Europe’s Ariane 5 rocket rumbled away from the edge of the Amazon on Wednesday, taking flight for the last time in 2016 for a dual-satellite delivery mission to Geostationary Transfer Orbit with the Star One D1 and JCSat-15 telecom satellites for Brazil and Japan.
The 55-meter tall rocket leapt off its French Guiana launch pad at 20:30 UTC and powered uphill with twin Solid Rocket Boosters and its powerful cryogenic core stage – departing South America on the typical path to the east for a quick 20-minute flight across the Atlantic to drop its payloads off while passing over Africa.
Ariane’s rocket engines were in action for 25 minutes to inject the satellites into a highly elliptical orbit peaking nearly 36,000 Kilometers in altitude followed by an elaborate orbital dance of the vehicle’s upper stage to release its two passengers into slightly different orbital trajectories. Checking off its seventh successful mission of the year, Ariane 5 also extended its reliability record to 76 successful flights in a row – unparalleled on the commercial launch market.
2016 has been another solid year for Arianespace, operating eleven missions with its launch vehicle fleet – seven heavy-lift deployments by Ariane 5, a pair of Soyuz missions in support of Europe’s Copernicus Earth Observation and Galileo Navigation Programs, and two flights of the light-lift Vega rocket to lift Earth observation satellites for Peru & Turkey as well as four Google-operated imaging birds.
Coming in at seven missions this year, Ariane 5 equalized the previous record set in 2009 and 2012, though Ariane’s missions were a bit more varied than in previous years – conducting single-payload missions, a direct delivery into Medium Earth Orbit and a number of dual-satellite flights.
The first two Ariane 5 missions of 2016 in January and March were unusual single-payload flights, orbiting satellites for Intelsat and Eutelsat after both companies decided to foot the bill for dedicated Ariane 5 launches to forego a wait period until suitable co-passengers could be found. Next up for Ariane 5 were three dual-payload deliveries, conducted in June, August and October to lift an international assortment of communications satellites including the first dedicated banking satellite operated by an Indonesian Bank.
2016 also saw Ariane 5 set a new record for its heaviest GTO-payload delivered to date, possible through continued optimization on the rocket such as mass reduction to increase the mass it can boost into orbit as evident in the growing payload masses lofted by the workhorse.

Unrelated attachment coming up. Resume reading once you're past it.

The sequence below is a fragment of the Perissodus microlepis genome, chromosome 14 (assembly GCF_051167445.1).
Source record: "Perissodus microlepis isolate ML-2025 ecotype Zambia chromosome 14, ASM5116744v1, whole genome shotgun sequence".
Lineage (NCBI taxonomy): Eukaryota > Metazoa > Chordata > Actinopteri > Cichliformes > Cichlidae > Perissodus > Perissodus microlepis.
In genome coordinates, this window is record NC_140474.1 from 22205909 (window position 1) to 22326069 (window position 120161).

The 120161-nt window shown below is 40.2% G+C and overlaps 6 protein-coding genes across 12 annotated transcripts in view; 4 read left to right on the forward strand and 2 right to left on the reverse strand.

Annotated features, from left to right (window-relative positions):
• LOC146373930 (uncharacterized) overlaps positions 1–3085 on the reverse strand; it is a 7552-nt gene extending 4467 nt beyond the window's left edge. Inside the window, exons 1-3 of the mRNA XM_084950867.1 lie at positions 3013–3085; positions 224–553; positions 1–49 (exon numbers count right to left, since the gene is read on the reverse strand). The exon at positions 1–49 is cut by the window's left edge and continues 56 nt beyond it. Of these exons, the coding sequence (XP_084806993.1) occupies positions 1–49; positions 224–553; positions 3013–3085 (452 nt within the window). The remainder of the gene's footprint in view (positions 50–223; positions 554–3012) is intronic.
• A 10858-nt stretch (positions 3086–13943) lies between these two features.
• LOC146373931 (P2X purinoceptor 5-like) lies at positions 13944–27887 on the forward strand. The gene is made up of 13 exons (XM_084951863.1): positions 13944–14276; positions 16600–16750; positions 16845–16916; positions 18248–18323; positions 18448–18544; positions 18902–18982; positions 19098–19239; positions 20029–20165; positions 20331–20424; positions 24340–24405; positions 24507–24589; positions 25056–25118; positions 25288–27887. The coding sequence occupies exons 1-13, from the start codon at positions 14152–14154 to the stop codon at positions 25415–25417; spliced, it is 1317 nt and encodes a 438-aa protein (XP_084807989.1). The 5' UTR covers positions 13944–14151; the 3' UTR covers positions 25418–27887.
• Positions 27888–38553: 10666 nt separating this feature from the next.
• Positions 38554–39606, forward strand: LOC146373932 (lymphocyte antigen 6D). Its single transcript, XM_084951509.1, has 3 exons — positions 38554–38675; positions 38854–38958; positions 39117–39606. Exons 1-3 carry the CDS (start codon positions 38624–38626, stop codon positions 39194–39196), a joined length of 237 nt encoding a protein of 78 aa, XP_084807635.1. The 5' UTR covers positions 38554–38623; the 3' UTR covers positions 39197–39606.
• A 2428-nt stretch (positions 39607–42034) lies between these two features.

Ariane’s sixth mission of the year, performed back on November 17, marked the first mission of the Ariane 5 ES/Galileo variant that sports a number of modifications to support a direct delivery of four Galileo navigation satellites to circular orbits over 20,000 Kilometers in altitude. The launch – a full success – brought the number of active Galileo satellites to 18 and allowed the European Commission to declare the system ready for initial operations.
All in all, Arianespace delivered 27 satellites into orbit this year with a cumulative upmass of 61 tons – ranging from small 1 Kilogram CubeSats to heavy birds weighing in at nearly seven metric tons.
Wednesday’s mission, the 90th for the Ariane 5 workhorse, required the launcher to deliver a total payload of 10,722 Kilograms to Geostationary Transfer Orbit. It was the second time in 2016 that two satellites built by Space Systems/Loral shared a ride on the Ariane 5 launcher, becoming the 60st and 61st SS/L satellites launched by Arianespace.
Positioned in Ariane’s upper passenger location was the five-meter tall Star One D1 satellite operated by Embratel Star One of Brazil to replace the aging Brasilsat-B4 spacecraft and expand the company’s coverage over South and Central America. The D1 satellite will provide continuity of Brasilsat’s C-Band coverage and vastly expand services via multi-band coverage.
Weighing in at 6,400 Kilograms, Star One D1 is the first in Embratel’s fourth generation of satellites and the largest launched by the company. It hosts 70 transponders operating in the C-, Ku- and Ka-Bands to deliver TV services, data distribution, broadband Internet access and cellular backhaul with particular focus on Brazil and the digital inclusion of the Latin America region.